My husband and I recently joined the house-buying chaos after renting for a decade in Miami. (Our landlord, of course, decided to sell her property.) Unlike many others, we caught a break by having our bid on a house accepted before it went on the market. We got lucky because when it was finally listed, 19 backup bids rolled in.
Left out of the equation, as always, is a problem that has hounded South Florida and other regions since the early 2000s: Where will Florida’s low-wage workers — who power the state’s economy from inside hotels, restaurants, stores and theme parks — actually live? What about the elderly, the preschool teachers, or the day-care and health-care workers? How will young people ever get a foothold? And how long can people endure the long drives and traffic?
Florida’s affordable-housing problem, long shrugged off during the building boom of the 1990s and later the run-up to the Great Recession, is now a full-blown crisis. Without workers, Florida’s tourism and service industries — in other words, its economy — will falter if people have to move elsewhere.
The state’s relatively low wages simply can’t keep pace with the staggering jump in prices. The minimum wage in Florida finally climbed to $10 on Sept. 30 after voters approved a constitutional amendment last year that will push it to $15 by 2026. The state’s average median wage last year was $17.26 an hour. With that salary, good luck finding an apartment in or near a city.
“Prices are still out of reach for most working people,” Anne Ray, the manager of the Florida Housing Data Clearing House at the University of Florida, told me.
“Our competitive edge, which was always that Florida was affordable, is no longer the case,” Edward Murray, a housing expert at Florida International University’s Jorge M. Pérez Metropolitan Center, told me.
Republicans, who have controlled the Florida legislature and governor’s office since 1999, love to tout the value of work. But people shouldn’t have to work multiple jobs (which hurts families, usually so ardently defended by Republicans) to find a decent place to live and pay their bills.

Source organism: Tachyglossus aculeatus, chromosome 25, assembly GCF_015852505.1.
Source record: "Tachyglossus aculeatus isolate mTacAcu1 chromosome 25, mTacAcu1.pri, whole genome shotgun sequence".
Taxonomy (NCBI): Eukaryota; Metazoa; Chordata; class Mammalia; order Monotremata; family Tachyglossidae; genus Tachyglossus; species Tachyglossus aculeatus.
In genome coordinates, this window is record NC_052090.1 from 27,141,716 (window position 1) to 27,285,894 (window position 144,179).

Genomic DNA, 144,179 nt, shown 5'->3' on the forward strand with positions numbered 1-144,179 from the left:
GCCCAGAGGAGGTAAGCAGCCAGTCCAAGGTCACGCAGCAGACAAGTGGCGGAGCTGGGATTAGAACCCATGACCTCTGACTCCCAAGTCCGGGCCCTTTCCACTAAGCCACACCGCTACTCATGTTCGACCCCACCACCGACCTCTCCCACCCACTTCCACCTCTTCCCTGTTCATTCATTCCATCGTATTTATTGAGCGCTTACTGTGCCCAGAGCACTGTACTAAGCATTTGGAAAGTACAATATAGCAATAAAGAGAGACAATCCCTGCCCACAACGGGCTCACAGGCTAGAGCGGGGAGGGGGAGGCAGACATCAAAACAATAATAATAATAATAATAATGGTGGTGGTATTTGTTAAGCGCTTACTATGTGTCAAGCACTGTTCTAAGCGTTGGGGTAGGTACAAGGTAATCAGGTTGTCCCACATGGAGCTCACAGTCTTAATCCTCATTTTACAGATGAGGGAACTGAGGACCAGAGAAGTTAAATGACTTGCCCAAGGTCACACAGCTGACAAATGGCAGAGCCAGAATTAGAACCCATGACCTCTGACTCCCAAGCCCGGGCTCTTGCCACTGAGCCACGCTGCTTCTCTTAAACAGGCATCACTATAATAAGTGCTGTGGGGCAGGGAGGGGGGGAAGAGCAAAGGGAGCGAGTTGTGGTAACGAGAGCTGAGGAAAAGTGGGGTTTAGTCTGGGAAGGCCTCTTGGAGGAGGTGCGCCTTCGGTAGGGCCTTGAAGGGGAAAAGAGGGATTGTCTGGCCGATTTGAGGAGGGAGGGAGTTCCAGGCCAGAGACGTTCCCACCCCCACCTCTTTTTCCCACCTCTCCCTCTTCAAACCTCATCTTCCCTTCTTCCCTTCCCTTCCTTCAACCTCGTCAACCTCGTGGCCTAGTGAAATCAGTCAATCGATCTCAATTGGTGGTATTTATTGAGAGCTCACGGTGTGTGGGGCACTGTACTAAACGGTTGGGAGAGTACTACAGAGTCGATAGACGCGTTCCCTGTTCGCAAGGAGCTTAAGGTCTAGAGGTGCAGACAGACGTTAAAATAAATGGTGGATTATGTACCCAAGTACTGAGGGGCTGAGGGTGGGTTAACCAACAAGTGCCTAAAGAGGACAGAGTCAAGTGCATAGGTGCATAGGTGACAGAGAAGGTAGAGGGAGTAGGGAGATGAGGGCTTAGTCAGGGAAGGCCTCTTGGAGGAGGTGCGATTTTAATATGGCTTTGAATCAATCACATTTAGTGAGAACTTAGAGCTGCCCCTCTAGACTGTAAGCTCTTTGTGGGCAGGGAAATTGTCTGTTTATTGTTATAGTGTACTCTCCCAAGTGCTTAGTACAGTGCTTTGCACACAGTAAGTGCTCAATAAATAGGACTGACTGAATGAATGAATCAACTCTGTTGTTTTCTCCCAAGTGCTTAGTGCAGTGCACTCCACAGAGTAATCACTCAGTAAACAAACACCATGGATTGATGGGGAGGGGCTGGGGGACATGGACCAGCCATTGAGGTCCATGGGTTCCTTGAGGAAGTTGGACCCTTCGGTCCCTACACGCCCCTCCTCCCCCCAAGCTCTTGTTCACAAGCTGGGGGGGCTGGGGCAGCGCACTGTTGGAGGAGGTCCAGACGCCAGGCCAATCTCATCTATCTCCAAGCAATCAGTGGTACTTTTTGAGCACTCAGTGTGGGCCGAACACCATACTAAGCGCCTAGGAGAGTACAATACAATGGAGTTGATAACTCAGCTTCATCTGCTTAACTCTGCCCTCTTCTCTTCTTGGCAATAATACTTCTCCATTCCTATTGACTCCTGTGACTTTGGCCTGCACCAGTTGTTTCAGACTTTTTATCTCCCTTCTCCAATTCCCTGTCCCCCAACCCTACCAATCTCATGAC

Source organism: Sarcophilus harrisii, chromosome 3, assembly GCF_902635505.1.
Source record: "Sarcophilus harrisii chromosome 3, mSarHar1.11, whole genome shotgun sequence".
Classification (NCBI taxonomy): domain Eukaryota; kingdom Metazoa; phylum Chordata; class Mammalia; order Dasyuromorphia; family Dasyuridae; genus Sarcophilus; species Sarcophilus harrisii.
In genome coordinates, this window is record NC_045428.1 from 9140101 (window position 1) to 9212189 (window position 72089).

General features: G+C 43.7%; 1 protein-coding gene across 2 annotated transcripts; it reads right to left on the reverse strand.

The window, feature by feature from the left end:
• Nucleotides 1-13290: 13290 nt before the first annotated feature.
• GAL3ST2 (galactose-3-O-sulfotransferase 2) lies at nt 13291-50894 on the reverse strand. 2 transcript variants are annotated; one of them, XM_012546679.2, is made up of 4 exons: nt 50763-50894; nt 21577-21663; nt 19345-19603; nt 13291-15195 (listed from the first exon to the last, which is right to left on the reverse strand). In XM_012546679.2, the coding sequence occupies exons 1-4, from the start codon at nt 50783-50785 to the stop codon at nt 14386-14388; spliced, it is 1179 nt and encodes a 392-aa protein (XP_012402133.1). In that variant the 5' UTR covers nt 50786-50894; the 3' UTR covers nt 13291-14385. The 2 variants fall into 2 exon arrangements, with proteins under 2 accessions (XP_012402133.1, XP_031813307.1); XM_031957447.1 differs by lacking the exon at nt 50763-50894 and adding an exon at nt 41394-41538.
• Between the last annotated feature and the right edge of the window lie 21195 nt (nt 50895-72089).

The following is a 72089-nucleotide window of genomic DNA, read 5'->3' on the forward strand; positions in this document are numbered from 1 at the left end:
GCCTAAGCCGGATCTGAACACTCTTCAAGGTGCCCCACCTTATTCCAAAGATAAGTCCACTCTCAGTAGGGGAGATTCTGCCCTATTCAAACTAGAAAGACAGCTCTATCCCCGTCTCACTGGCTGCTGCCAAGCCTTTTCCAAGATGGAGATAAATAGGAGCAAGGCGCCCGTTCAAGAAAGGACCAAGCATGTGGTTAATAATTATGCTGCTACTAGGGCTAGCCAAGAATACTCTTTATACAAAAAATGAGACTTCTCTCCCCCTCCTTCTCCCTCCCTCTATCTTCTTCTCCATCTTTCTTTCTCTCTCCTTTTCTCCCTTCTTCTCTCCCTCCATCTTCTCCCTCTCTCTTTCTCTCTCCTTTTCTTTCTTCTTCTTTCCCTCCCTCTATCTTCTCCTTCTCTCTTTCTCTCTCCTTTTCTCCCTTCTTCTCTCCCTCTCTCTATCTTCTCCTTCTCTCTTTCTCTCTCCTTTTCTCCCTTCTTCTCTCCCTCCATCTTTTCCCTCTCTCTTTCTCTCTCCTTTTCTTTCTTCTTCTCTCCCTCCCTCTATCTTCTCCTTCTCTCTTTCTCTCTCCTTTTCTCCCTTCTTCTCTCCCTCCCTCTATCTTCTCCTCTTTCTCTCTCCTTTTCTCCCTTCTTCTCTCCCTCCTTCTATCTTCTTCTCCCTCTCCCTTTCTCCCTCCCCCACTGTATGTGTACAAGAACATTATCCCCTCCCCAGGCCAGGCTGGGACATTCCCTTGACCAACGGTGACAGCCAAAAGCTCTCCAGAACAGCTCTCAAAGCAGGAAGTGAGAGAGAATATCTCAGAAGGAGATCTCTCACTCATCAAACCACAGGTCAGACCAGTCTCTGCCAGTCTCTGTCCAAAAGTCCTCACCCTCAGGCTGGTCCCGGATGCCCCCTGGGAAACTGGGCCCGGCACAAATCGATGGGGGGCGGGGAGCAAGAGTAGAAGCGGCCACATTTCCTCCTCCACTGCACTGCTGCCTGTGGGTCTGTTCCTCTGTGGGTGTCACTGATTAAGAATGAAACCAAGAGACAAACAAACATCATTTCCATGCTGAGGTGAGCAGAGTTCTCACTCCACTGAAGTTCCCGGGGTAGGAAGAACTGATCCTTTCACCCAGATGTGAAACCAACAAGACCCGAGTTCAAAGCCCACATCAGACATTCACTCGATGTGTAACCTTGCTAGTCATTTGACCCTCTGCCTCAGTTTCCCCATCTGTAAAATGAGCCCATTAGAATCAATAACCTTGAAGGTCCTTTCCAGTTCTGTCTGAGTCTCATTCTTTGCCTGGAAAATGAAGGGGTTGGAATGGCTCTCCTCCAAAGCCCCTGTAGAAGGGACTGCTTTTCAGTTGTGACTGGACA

Unfortunately, members of Florida’s legislature still fail to grasp the vital role of affordable housing in making society work. An affordable-housing trust fund set up through a recurring real estate tax in 1992 has been routinely pillaged to fill the state’s budget gaps, amounting to a loss of more than $2 billion since 2007.
This year, the legislature made the trust fund raid permanent. A new law guarantees that the money will now be officially divided among affordable housing, sea-level rise and wastewater projects, with 50 percent (of what should be 100 percent) going to housing. Lawmakers, who viewed the law as a good thing, should have added, “Now, please clap.”
Workers appear to be getting fed up. In Palm Beach County, where the average list price of a rental was $3,108 in August, up $808 since last year, workers want to find a home they can afford. “We’ve been inundated with requests for workforce housing,” County Commissioner Maria Marino said at a meeting last week.
Counties know they need to act and are not waiting for help from the state or even the federal government. Tampa Bay, for example, has begun building 10,000 units that will be ready by 2027. But the overall task is monumental, and taxpayer help is required. Public housing can be built without reviving the giant, dysfunctional “projects” of yesteryear.
Without government involvement, building sufficient affordable housing is a pipe dream. Developers are not going to forgo more lucrative options simply out of a sense of public spirit. But financial incentives, such as changes in zoning and land-use laws to encourage rehabbing existing buildings or constructing mixed-use housing, can induce some of them to build. Repurposing buildings is one way to get around the fact that land is scarce and expensive.
“Until you start building,” Murray said, “we won’t solve this.”